Wednesday, May 10, 2017

The JFX: Baltimore's Real Big Dig

After a very educational visit to Boston, I have come back with a few ideas from there that I think Baltimore should adapt. This one revolves around the highly controversial "Big Dig." To say that the big dig was a massive headache filled with corruption and cost over-runs and snarling traffic for years one end, I would say you were right. However, if you were to walk along the beautiful amenity filled pocket park that ties Downtown Boston to the North End, I think you may agree that it was worth it and can do the same for a similar situation right here in Baltimore.
For those who don't know what the big dig is, I will tell you about the portion of it that I want to bring to Baltimore; I-93 in Boston cut the City on half between Downtown and the north end. In order to make the City a more walkable area and re-open the link between Downtown and the North End, I-93 was taken below for grade for several blocks into an underground tunnel thereby re-connecting Downtown and the North End.
In more recent years, a multi block pocket park has been built over the below grade I-93. This amenity filled pocket park has been a huge boom for Boston as it has bridged Neighborhoods together and has made the area very walkable. The pocket park also provides much needed greenery in the middle of the City. That was the short explanation of the portion of the big dig relevant to this post. The project as a whole was much more involved.
Now here we are back in Baltimore and as the post title suggests, we're talking about the JFX. Like I-93, the JFX creates a very intrusive route through the City cutting off connections between Neighborhoods and is blocking much needed redevelopment in East Baltimore. Not to mention that the road itself is ugly and symbolizes why running a multi-lane Interstate through the middle of a large City was a mistake.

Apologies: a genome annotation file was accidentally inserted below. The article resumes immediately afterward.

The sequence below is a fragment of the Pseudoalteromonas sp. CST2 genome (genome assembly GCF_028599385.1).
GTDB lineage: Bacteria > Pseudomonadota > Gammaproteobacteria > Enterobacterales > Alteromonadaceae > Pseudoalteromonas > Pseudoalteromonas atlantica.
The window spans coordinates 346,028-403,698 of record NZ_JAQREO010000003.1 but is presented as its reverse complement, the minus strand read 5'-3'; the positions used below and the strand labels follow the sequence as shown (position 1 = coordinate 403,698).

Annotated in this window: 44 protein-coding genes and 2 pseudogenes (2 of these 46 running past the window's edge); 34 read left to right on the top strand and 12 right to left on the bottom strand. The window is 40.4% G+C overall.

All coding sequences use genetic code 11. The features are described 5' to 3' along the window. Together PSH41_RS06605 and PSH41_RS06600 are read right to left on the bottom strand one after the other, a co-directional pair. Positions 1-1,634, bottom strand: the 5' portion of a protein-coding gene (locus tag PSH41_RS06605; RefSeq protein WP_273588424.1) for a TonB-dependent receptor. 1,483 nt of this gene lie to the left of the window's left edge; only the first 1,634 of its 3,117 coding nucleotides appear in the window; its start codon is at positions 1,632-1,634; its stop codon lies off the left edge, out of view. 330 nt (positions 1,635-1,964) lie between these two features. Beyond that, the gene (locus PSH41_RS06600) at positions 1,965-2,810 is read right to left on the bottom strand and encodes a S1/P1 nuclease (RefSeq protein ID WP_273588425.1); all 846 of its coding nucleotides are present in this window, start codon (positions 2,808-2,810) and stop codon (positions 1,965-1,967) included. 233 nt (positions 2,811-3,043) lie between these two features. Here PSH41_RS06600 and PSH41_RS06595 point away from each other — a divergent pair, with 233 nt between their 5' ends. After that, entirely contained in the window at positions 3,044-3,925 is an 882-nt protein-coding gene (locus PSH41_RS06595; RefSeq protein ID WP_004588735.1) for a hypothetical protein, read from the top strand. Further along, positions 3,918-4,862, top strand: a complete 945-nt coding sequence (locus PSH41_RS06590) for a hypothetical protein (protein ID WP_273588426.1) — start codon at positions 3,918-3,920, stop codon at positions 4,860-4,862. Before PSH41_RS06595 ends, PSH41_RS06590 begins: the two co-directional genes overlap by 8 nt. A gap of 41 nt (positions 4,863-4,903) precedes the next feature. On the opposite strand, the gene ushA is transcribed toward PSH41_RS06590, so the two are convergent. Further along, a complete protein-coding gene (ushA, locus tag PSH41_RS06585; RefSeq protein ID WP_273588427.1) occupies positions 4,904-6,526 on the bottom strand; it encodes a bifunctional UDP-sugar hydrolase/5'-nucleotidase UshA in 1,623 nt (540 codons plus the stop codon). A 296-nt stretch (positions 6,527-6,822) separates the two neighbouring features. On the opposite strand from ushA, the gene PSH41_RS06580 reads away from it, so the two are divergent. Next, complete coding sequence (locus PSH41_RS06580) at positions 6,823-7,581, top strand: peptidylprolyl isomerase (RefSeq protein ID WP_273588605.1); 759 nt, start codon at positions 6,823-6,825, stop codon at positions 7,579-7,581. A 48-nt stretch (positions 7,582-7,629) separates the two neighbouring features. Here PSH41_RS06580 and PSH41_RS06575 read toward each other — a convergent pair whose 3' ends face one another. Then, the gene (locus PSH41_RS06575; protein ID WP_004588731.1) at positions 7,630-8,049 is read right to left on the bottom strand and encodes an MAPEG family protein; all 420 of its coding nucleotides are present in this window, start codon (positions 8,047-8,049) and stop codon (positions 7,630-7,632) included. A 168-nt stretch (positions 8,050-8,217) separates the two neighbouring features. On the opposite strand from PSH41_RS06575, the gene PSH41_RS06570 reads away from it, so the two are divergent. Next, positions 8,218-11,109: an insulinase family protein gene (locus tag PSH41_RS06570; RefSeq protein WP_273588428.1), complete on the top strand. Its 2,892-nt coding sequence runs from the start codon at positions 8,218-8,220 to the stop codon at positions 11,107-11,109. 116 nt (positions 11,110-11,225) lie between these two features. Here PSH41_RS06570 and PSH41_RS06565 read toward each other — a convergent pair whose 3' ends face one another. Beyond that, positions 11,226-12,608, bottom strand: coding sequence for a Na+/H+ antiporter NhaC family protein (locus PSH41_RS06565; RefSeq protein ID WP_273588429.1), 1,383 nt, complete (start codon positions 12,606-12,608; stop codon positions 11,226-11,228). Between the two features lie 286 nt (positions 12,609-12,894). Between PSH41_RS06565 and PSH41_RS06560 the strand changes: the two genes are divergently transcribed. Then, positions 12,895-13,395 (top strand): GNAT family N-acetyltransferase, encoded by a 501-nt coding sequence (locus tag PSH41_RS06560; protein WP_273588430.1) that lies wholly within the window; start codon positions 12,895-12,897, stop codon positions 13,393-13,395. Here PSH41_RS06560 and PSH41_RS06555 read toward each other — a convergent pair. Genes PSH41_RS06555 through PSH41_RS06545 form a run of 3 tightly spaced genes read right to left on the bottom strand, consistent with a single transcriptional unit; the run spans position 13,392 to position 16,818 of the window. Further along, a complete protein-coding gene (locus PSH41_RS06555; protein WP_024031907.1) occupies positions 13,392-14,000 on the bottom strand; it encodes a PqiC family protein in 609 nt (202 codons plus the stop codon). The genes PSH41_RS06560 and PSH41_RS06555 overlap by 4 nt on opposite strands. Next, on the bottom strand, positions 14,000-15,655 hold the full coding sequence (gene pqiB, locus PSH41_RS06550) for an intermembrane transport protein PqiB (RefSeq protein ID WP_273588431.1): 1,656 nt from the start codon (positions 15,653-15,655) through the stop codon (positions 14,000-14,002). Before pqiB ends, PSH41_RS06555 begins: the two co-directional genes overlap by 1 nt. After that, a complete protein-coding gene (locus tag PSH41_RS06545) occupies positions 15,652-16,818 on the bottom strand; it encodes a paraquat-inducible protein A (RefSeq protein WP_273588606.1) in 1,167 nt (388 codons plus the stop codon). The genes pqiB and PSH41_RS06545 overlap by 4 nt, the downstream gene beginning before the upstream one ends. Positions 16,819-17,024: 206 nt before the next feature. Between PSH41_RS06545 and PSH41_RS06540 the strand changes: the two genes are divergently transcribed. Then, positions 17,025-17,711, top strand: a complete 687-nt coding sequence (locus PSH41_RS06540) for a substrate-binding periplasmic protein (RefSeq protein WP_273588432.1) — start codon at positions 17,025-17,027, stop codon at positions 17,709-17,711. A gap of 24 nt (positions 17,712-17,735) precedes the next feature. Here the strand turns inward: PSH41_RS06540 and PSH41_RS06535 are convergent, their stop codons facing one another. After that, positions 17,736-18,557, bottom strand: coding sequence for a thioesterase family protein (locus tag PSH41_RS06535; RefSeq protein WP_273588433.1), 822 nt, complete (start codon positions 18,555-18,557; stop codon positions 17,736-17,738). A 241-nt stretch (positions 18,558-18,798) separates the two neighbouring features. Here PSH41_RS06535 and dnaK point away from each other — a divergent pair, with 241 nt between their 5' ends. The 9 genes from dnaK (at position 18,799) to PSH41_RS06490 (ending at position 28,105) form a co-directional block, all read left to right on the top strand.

For about 10-15 years now, there have been plans floating around to dismantle the JFX. There have been those who support it and those who are against it. Those who are against it make the argument that Baltimore's traffic is bad enough already and that dismantling a grade separated commuter route will put even more pressure on surface roads such as Guilford Avenue and the Fallsway. I have been for dismantling the JFX so that a new era of redevelopment in East Baltimore can commence between Downtown and Johns Hopkins Hospital.
When I look at the big dig however, I see something that should make everybody happy in the long run for Baltimore. When applying the big dig to Baltimore, what do we get? Does the JFX in its current state get dismantled? Yes. Does Baltimore lose a freeway's worth of travel lanes? No. Is there now great walkability between Downtown in East Baltimore? Yes. Can a new era of redevelopment between Downtown and East Baltimore now occur unifying the two communities? Yes. Is there room for a large multi block pocket park that can go under the now below grade freeway? Yes.
So with the big dig approach applied to the JFX, everybody is happy. The JFX will start and stop at Fayette St. like it always has and will be capped by a pocket park spanning the blocks between Fayette St. and Preston St. with east-west streets going through a tunnel under the pocket park to keep vehicular traffic away from the pocket park. Most plans for dismantling the JFX use Preston St. as the northern end with the Freeway resuming as such before turning westward. Given that this portion of the JFX is actually below grade, I would cap this portion as well and keep the pocket park running all the way to North Avenue thereby bridging the communities of Mount Vernon and Station North.
The JFX in its current form would resume north of north Avenue. I would however like to see if the "Baltimore big dig" can continue all the way to Coldspring Lane so that the Jones Falls Valley Communities may be united once again. As you can see, the logic behind the bid dig was eventually successful in Boston and I see it being so in Baltimore. This is why we have to make the JFX Baltimore's big dig.

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